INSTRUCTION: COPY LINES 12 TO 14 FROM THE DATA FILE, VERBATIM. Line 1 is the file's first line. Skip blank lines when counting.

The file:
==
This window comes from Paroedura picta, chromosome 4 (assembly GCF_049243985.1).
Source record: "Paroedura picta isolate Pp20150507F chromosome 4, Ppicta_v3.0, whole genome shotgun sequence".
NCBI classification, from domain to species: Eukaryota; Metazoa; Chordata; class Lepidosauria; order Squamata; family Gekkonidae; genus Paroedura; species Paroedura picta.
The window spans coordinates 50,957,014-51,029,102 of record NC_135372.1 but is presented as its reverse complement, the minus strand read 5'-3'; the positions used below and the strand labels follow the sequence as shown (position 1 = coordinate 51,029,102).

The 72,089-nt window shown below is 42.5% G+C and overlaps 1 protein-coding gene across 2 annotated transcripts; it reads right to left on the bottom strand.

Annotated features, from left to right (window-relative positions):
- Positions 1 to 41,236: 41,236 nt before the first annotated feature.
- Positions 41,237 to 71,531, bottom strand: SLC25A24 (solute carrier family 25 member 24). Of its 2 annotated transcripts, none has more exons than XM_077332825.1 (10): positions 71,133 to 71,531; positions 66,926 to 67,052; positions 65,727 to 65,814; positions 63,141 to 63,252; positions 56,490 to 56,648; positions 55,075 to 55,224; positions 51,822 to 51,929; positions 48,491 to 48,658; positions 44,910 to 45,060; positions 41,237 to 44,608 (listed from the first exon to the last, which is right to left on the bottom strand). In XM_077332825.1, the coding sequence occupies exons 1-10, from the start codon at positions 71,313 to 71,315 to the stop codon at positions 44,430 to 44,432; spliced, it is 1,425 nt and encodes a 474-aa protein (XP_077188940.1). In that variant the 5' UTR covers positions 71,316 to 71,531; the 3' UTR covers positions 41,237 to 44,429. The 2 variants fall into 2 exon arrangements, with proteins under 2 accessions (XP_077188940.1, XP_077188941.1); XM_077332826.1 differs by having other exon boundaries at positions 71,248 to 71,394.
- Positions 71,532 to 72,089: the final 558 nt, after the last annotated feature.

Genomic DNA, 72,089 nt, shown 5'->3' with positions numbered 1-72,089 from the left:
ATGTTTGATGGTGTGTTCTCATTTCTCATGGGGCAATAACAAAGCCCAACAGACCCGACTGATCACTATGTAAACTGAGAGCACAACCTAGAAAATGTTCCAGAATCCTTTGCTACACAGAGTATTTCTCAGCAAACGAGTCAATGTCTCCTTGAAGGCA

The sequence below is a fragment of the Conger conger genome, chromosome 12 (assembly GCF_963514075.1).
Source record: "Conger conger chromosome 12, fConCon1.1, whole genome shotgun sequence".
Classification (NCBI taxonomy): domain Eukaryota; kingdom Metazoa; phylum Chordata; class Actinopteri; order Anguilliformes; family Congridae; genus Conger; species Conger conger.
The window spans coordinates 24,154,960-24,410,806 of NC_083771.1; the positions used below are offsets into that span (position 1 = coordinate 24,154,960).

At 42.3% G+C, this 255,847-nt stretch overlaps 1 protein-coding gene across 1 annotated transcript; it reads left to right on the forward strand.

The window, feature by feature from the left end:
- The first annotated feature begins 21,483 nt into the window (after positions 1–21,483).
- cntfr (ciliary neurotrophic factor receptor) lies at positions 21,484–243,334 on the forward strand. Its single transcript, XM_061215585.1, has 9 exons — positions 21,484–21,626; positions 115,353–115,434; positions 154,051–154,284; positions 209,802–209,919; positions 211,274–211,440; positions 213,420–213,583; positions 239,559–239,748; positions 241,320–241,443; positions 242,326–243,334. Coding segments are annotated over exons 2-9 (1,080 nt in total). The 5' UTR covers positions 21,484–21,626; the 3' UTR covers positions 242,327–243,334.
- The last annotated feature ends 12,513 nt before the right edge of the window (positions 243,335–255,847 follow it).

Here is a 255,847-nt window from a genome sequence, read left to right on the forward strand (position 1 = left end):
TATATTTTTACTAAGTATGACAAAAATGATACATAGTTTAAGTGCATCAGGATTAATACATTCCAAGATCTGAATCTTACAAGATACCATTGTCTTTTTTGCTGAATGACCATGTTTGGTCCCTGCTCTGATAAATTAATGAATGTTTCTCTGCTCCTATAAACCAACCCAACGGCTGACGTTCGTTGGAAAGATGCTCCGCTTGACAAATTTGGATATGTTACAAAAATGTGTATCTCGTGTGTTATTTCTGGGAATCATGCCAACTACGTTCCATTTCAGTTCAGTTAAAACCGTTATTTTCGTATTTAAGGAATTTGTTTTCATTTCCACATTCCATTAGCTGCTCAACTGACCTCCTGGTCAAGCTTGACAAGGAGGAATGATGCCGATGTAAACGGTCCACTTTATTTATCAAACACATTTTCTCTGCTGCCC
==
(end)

The sequence below is a fragment of the Conger conger genome, chromosome 12 (assembly GCF_963514075.1).
Source record: "Conger conger chromosome 12, fConCon1.1, whole genome shotgun sequence".
Classification (NCBI taxonomy): domain Eukaryota; kingdom Metazoa; phylum Chordata; class Actinopteri; order Anguilliformes; family Congridae; genus Conger; species Conger conger.